There are millions of receptors in your body. Their job is to detect certain hormones and respond accordingly. The beta receptors are a common type that can be found in your heart, respiratory paths, arteries, and kidneys. Beta receptors fall into two types: Beta 1 receptors and beta 2 receptors.
Where are the beta receptors?
Beta 1 receptors are the dominant type of receptors found in the heart and the kidney. In the heart, beta 1 receptors are in charge of increasing heart rate and the force of contraction. Beta 2 receptors are usually found in smooth muscle such as the lungs and all the muscles around the body. When activated, beta 2 receptors allow the vascular and nonvascular muscles to relax.
Beta blockers block the beta receptors in your body, causing them to respond much slower than they are supposed to. When the beta receptors associated with your heart muscle receive adrenaline, your heart will react by pumping blood through the arteries around your body. However, with beta blockers, the process will be slow down.
Depending on your condition, you will need to block off different receptors. Your doctor will help you prescribe the suitable beta blockers.
Common beta blockers include:
All of the beta blockers above are able to block the beta 1 receptors. However, for beta 2 receptors, you will need one of the following:
Atenolol, bisoprolol, and metoprolol are considered the best choice to control the blood supply to the whole body since we only need to block the beta 1 receptors.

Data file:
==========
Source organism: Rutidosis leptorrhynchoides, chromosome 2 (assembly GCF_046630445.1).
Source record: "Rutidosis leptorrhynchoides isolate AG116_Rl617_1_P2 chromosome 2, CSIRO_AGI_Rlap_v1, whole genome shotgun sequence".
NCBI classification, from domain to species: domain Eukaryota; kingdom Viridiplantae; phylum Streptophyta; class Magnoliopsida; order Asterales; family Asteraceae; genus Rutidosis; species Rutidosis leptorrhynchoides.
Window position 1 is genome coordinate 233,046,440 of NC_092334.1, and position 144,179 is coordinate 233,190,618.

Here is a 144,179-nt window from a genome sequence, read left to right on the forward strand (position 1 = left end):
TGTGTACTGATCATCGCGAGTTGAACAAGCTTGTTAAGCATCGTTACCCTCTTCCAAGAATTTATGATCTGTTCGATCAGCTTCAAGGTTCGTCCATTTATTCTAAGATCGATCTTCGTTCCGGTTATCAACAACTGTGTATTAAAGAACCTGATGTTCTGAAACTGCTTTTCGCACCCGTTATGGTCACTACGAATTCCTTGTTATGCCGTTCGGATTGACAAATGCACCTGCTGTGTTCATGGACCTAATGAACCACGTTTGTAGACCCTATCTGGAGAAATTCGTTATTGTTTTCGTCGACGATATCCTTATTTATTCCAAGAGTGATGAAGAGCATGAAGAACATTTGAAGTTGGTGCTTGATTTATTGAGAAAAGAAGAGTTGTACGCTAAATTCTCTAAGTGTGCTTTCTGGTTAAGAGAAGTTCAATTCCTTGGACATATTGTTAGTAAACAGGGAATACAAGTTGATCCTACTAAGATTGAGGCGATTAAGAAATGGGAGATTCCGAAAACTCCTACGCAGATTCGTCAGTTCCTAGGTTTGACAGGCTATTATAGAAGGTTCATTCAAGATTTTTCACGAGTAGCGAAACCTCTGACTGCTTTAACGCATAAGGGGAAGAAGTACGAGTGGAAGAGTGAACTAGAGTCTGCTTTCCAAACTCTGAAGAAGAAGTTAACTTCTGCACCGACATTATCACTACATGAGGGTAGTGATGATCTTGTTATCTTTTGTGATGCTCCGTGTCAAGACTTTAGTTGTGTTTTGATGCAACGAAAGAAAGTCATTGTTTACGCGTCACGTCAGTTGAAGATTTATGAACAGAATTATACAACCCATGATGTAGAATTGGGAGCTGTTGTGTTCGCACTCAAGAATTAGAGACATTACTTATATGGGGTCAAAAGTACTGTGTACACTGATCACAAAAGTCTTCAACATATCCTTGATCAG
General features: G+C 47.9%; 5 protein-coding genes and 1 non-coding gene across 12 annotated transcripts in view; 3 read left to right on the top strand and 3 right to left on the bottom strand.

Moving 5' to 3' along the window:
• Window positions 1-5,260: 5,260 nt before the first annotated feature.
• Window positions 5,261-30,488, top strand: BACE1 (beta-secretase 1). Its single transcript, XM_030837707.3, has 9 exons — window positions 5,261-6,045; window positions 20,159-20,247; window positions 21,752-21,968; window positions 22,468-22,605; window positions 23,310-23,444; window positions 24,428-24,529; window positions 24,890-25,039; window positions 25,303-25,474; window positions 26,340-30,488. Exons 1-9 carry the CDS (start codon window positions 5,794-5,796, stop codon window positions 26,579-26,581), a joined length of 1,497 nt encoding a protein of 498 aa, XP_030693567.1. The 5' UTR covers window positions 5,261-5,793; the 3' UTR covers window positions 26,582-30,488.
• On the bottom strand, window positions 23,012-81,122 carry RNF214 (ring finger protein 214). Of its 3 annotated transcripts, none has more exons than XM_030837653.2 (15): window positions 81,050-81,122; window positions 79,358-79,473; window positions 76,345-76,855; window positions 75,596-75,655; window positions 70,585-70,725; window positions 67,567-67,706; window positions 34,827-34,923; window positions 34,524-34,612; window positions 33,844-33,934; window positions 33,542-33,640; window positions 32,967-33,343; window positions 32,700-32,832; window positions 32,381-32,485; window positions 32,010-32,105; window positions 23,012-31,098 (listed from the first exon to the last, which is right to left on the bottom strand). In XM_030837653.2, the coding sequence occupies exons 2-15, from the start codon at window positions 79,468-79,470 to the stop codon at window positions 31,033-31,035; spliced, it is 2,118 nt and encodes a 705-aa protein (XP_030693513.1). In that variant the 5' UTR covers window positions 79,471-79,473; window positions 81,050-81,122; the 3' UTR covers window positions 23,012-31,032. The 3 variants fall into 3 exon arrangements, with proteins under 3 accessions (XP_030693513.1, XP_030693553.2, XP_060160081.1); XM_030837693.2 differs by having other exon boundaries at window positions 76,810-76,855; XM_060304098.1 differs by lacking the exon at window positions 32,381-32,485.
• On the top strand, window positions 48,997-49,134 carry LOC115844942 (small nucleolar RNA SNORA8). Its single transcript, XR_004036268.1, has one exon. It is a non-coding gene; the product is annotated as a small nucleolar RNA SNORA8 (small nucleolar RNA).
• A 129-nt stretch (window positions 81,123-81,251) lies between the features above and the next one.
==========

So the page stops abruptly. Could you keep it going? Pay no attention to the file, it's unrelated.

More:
Your body and beta blockers
Your body deal differently with different types of beta blockers. The drugs can be either excreted by your kidneys (Atenolol, Bisoprolol, Pindolol, Sotalol) or metabolized by your livers (Bisoprolol, Carvedilol, Labetalol, Metoprolol, Oxprenolol, Pindolol, Propranolol).
If you have problems with your liver, the better choice of drugs will be atenolol or sotalol. Likewise, if you have kidney dysfunction, your body will prefer carvedilol, labetalol, metoprolol, oxprenolol or propranolol.
Beta 2 blockers may induce breathing difficulties since it can affect the receptors in your lung, causing your airways to be narrowed. This is especially dangerous for those who already have respiratory conditions like asthma. If you experience breathing difficulties, consider changing to beta 1 selective drug such as atenolol, bisoprolol or metoprolol.
Since each type of beta blockers come with different benefits and side effects, it is important to discuss your medical history carefully with your doctor so that he can prescribe a drug that is most beneficial and least harmful for you.
Hello Health Group does not provide medical advice, diagnose or treatment.
Review Date: April 17, 2017 | Last Modified: April 17, 2017
What are Beta Blockers? https://www.medicinehow.com/what-are-beta-blockers/ Assessed October 9, 2016.
Beta adrenergic receptors. http://pharmacologycorner.com/beta-receptors-1-2-3/#beta%201%20receptors Assessed October 9, 2016.